Peterhof, a place of amazing beauty, the favorite residence of Russian emperors and empresses in Saint Petersburg... The well-known artist and art historian Alexander Benois wrote at the beginning of the 20th century: “Among the fairy-tale palaces of Versailles, Aranjuez, Caserta, Schonbrunn and Potsdam Peterhof hold a very special place… Peterhof arose out of the sea foam, as it were, brought to life by the command of a mighty sea ruler… The fountains at Versailles are an elegant decoration which could be done without… The fountains at Peterhof are not an addition, but the main thing. They are the symbolical expression of a sea realm”.
Endless play of countless fountains
Built on the sea shore, Peterhof impresses by the golden radiance of the long palace and endless play of it countless fountains – in silent rows like loyal guards and servants, luscious as bunches of exotic flowers or spreading trees, playfully ready to squirt the startled visitor unexpectedly, or majestic as the columns of a church
Favorite residence of the Russian royal family in the 18th century
Created by Johann Mattarnovi, Jean-Baptiste Le Blond and Niccolo Michetti, Peterhof was the favorite residence of the Russian royal family in the 18th century. Empress Anne liked shooting games here. She was the first to extend the Great Palace by adding single-story galleries. Catherine was also very fond of Peterhof. She rebuilt and altered a great deal in Rastrelli’s baroque palace. During the Second World War the palace and park and fountains were reduced to ruins. It took several decades to restore the ensemble. Today visitors to Peterhof can see the park and palace as they looked at the end of the 18th century.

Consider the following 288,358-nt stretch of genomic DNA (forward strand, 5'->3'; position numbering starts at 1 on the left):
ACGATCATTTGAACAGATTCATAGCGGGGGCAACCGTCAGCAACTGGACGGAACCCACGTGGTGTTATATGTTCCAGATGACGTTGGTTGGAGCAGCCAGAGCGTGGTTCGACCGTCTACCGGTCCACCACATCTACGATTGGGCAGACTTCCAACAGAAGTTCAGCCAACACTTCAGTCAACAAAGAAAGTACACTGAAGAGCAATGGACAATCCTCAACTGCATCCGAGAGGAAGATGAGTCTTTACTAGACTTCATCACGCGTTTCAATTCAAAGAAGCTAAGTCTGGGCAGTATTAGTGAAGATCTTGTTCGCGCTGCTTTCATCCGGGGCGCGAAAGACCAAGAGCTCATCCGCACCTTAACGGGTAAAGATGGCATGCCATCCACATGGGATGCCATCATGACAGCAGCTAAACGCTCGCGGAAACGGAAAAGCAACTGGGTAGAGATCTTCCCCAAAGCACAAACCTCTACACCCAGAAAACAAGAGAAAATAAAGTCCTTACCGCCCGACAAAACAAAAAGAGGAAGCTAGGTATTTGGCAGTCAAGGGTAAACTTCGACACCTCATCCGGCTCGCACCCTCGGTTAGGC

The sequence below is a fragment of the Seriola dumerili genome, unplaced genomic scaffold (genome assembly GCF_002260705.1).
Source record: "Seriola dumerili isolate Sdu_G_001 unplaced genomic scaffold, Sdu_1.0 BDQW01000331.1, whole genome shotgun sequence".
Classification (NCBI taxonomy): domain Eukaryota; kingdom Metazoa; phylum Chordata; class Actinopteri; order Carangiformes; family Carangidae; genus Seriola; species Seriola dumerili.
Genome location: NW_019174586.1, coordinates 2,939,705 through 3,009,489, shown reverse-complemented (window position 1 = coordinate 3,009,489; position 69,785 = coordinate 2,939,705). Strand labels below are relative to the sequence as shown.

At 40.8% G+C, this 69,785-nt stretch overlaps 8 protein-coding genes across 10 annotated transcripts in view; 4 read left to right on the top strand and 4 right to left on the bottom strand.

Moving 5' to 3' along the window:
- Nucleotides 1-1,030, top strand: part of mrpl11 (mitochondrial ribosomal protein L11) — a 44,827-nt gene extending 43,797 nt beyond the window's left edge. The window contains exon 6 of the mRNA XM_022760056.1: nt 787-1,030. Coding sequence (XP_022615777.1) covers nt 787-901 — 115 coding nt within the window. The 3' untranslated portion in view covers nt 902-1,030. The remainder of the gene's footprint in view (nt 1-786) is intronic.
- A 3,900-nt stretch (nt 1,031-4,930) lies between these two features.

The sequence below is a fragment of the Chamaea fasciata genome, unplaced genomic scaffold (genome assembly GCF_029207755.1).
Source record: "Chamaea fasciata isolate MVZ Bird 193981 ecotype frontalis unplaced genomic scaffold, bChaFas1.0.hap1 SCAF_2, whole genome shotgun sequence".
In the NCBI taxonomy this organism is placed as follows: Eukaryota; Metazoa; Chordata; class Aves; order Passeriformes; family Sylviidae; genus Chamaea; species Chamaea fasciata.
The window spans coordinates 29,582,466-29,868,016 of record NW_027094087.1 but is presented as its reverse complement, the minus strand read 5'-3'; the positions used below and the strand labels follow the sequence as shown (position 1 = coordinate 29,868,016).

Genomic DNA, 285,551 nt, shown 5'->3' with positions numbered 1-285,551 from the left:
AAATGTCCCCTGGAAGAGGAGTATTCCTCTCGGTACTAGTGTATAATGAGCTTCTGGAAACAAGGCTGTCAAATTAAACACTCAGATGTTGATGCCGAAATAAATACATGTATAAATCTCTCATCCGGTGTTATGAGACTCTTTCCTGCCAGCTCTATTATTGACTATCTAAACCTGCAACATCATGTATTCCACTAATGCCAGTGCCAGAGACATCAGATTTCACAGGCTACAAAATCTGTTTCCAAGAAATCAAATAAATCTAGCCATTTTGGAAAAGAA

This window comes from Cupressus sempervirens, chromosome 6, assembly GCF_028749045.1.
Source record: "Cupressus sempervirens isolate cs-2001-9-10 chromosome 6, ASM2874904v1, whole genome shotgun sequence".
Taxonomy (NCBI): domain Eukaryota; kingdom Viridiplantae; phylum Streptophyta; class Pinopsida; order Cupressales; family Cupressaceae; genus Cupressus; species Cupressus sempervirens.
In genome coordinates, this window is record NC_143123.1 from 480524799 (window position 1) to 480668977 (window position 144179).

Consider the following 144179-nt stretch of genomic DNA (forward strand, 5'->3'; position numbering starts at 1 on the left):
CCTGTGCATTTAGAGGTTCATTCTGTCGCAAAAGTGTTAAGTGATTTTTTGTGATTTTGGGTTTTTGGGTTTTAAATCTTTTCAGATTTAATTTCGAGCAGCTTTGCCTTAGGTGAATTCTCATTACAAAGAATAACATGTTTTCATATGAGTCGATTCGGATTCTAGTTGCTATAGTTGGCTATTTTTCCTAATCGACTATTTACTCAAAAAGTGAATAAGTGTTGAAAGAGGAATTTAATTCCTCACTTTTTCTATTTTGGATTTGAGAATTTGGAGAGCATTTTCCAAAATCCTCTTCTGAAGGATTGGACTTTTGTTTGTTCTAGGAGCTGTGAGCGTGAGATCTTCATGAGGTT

Opened to the public on 15 August, 1723The formal opening of Peterhof took place on 15 August, 1723. By then some of the fountains were already working, the Upper Chambers, the Montplaisir Palace and the Chateau de Marly had been built, and the Hermitage Pavilion nearly completed. With the death of Peter the Great in 1725, followed by that of his wife Catherine I in 1727, building in Peterhof ceased. The court moved back to Moscow, and the Imperial residence fell into neglect. The buildings became dilapidated, the paths overgrown, and only when Peter’s niece Anne came to power in 1739 did Peterhof come to life again: new fountains were built and those begun during Peter’s lifetime were completed.
Peter’s daughter ElizabethThe real flowering of Peterhof is associated with Peter’s daughter Elizabeth who ruled from 1741 to 1761. Between the mid-forties and mid-fifties the architect Bartolomeo Rastrelli turned the Upper Chambers into the sumptuous Great Palace, built the Catherine Wing of Montplaisir and designed some new fountains.
Read here for a detailed tour around Peterhof, its majestic palaces and breathtaking fountains...